So, I was on the road to discern what the newly-refurbished and reimagined Hollow Bottom Pub in the village of Guiting Power had become. I did, of course, try to glean some sort of advanced report or at least general consensus from the commentariat before arriving. No such luck. I turned first to the Telegraph, who have made quite a habit of producing adequate, albeit rather banal and nepotistic travel editorial, in a sort of paint-by-numbers way. I got what I expected: a love letter to booking.com. Not satisfied, I went onto the Cotswold Life page to see their summation. A press release milled into article format and posted in place of, well, journalism. The in-house counsel tells me I am on solid ground there.
I was, therefore, racing along to the rarest of occasions: the opportunity to dine somewhere with zero expectation or previous acquaintance.
I pulled up outside, taking care to ensure enough distance from the pub to alight the now muddy Morgan without appearing to be a quadruple amputee. As my mac caught the wind, I knew it wasn’t to be. I would have to clamber out with all the glory of someone with an iconic car but rickets.
The pubs seventeenth-century stone face sits well amongst its neighbours, weathering gently. I am not sure how much adrenaline was still flushing through my system as I arrived, but I recall there being a bar (though smaller than I remember). Full disclosure: I was a little sauced from an Epernay breakfast. So yes, I will need to go and prop myself up at the bar and try not to case the locals, at some point soon. In my defence, when the offer was made to be seated or have a drink at the bar at 1230, I was more in need of some fine country fare than a pint of Guinness. This is racing country, though, where you certainly wouldn’t be judged for getting biblically stuck in.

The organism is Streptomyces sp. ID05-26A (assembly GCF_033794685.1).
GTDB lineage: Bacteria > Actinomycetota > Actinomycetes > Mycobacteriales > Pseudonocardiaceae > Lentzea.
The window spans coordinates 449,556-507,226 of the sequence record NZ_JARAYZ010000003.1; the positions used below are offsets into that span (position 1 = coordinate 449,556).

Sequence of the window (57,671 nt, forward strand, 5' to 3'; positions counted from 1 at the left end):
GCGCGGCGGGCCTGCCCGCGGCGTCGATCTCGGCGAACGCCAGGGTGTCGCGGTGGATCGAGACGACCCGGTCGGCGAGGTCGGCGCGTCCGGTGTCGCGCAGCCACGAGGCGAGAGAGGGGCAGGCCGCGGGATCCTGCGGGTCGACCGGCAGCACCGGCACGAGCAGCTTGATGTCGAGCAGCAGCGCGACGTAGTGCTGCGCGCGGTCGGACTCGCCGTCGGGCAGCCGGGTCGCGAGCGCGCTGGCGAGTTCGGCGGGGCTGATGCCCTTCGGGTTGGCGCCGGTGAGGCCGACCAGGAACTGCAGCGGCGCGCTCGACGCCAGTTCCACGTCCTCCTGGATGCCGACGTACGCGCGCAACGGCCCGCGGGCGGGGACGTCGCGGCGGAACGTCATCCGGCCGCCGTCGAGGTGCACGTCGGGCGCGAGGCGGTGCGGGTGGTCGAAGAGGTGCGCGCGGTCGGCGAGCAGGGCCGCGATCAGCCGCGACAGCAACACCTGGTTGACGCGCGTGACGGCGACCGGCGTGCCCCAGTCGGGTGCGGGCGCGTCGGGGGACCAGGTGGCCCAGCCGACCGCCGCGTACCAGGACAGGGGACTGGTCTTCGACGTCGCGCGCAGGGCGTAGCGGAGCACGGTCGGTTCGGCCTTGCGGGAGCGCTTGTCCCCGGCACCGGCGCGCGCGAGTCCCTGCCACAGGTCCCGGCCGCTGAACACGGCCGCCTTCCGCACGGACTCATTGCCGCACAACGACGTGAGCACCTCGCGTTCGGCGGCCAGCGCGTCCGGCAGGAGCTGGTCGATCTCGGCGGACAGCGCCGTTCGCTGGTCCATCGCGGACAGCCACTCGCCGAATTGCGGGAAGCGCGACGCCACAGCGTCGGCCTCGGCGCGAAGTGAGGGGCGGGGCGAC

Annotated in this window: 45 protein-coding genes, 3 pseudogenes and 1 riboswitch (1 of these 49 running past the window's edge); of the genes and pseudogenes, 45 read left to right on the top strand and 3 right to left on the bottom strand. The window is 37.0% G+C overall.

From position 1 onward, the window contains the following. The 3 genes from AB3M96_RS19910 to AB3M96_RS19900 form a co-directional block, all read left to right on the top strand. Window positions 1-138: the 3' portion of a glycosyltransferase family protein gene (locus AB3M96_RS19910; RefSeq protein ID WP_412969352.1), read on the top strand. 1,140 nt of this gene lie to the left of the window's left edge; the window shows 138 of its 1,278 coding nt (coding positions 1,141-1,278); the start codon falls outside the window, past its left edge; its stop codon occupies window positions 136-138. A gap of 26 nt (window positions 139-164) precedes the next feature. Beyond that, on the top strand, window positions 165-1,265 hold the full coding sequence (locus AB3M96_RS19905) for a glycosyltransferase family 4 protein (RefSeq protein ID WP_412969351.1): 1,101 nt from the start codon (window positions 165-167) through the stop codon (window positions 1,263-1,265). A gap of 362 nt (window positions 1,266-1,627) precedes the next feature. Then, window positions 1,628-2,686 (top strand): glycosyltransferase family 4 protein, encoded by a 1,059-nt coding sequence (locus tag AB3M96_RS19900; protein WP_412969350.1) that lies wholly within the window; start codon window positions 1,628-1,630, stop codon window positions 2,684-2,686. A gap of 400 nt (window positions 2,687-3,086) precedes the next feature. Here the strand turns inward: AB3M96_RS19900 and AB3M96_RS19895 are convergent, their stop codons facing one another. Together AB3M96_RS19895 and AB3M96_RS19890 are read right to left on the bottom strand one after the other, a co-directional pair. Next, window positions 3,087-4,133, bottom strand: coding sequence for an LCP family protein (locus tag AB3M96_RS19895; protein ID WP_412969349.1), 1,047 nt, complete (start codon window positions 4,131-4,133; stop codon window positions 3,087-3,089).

The dining room was certainly true to the group’s curated-design ethos. Exposed beams, open fires, stone floors, a darkened hunter-green and burgundy colour palette, all partnered with a few tons of Cotswold Stone. Elegant ornate silver candlestick holders might adorn each table and eclectic artwork might hang on the walls, but you still won’t miss the flat-screen TV showing the jumps racing season getting into full swing. The Showcase is the first meeting at Cheltenham that signifies to many that the National Hunt season is really up and running. For those of you aghast at the very idea of a TV in any dining setting, get off your high horse and drink your local ale. This is racing country.
The menu for the afternoon was a foregone conclusion for me, despite its strong choice of stock, font and foil. Once a publisher, always a publisher. David Minns of tailors Brown in Town turned me onto devilled lamb’s kidneys some time ago. It’s been a long time since I saw David’s somewhat linear face, and about the same amount of time has passed since I ordered the dish, so that was a given.